Do what Hemingway instructed. When you feel something, write down what action took place that made you emote. Then dig into the emotions and learn not just why you feel this way but what exactly you are feeling. What thoughts led you to those feelings?
If you can nail the thoughts, which are words, you can put similar thoughts (words) into your narrative and character’s voice.
That’s the first step toward evoking emotion in readers in a masterful way.
Don’t Try to Name Emotions
I usually can’t put a name to the composite emotion I feel in a given situation. I can toss around a whole lot of words. But, to me, trying to name complex emotions is like trying to catch the wind with chopsticks.
Think of it this way. You might not know what to name a particular color shade, but if you have a few tubes of paint and play around with the quantities, you just might be able to re-create the color perfectly.
That’s what you need to do with words on your palette to create the same emotion.
But What If You’re Not the Emotional Type?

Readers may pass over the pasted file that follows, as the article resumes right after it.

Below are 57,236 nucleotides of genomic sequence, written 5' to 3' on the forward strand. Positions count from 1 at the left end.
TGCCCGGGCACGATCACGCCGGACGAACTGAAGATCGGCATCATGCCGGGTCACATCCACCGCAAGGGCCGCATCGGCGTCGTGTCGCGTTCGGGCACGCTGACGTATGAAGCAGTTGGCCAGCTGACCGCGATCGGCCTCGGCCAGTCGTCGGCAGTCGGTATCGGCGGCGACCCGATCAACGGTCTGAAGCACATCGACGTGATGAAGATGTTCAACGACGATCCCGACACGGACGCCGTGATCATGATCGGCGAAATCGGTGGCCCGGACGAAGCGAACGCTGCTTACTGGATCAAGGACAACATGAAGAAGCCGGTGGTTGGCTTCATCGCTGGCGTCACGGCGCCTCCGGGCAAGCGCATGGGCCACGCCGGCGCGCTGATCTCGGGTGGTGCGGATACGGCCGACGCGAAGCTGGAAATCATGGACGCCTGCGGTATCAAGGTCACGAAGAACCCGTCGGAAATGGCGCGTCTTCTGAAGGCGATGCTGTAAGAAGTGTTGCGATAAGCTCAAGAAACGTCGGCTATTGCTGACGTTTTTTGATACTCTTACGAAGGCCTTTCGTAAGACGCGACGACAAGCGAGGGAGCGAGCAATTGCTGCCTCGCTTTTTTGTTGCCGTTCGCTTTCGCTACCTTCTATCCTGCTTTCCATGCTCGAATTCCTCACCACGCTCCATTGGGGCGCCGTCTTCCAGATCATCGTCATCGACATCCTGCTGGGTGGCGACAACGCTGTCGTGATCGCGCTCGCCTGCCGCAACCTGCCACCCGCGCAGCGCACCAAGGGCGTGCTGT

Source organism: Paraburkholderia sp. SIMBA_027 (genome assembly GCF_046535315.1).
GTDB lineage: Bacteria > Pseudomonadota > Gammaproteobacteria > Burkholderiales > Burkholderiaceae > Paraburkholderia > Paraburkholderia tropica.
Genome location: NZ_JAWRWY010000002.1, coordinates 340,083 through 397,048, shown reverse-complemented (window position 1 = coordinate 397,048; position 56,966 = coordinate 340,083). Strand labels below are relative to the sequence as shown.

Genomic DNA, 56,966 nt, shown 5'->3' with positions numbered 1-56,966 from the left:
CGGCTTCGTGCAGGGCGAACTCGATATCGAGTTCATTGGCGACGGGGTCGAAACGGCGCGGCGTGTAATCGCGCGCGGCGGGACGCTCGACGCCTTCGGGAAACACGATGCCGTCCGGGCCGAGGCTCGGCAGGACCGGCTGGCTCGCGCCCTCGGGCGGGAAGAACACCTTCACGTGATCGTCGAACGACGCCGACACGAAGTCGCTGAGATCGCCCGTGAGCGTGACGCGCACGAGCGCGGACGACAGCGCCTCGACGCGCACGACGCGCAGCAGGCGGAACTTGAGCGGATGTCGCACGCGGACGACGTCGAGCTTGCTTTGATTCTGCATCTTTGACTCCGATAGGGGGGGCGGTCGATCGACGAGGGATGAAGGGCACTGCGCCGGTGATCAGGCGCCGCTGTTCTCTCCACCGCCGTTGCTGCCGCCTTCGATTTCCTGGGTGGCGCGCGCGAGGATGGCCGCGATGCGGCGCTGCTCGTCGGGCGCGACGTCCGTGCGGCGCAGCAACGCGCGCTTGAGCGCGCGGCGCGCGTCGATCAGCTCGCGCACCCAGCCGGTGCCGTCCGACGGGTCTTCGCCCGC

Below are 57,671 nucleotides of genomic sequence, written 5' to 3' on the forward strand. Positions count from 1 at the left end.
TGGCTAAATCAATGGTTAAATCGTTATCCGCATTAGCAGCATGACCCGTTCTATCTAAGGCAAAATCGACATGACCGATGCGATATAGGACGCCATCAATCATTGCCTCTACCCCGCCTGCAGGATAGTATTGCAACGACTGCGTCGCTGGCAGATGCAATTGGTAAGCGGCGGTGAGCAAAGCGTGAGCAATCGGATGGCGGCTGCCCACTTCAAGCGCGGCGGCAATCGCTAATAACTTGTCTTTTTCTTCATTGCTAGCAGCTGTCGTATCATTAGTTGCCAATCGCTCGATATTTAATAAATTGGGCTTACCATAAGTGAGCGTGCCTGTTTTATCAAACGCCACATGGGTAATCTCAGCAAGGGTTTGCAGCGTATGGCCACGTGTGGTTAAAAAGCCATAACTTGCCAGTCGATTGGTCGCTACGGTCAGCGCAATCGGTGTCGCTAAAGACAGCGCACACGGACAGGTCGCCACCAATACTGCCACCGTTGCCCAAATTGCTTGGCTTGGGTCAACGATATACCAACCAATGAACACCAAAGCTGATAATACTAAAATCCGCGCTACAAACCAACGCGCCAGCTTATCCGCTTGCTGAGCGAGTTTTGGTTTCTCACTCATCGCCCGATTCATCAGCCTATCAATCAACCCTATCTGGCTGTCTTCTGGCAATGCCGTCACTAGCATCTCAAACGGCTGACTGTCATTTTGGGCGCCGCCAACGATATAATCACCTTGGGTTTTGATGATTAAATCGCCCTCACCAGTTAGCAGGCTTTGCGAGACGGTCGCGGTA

If you consider yourself an unemotional person, not used to examining into your feelings, this aspiration to become an emotional master is going to kick your butt.
I’ve had numerous editing clients tell me they really struggle with this. They say, “I’m just not the emotional, introspective type. I rarely get in touch with my feelings.”
Let’s face the facts: since readers read to care, to be moved, if you want to write the kind of novel that will move them, you must find those emotions within you.
Here’s one thing that might help: music.
I don’t know about you, but music is very powerful to me. It can evoke tremendous emotion in me. That’s why movies can move us in such emotional ways—they not only show (rather than tell) scenes in which characters are emoting, there is a soundtrack that overlays, designed to stir emotion.
Who can explain why certain musical scores make some people weep? Or want to cry out in joy? We can feel nostalgia, poignancy, love, peace, awe when we listen to music. It’s hard to name the emotions we feel when we listen.
Certain instruments might move us a certain way. Some are moved by opera. Or a sweet folk song.
The first time I heard Pharrell Williams’s song “Happy” on YouTube, I got so happy I started dancing around the house just like all those people in the music video. That song was so powerful that people all over the world got hooked on it.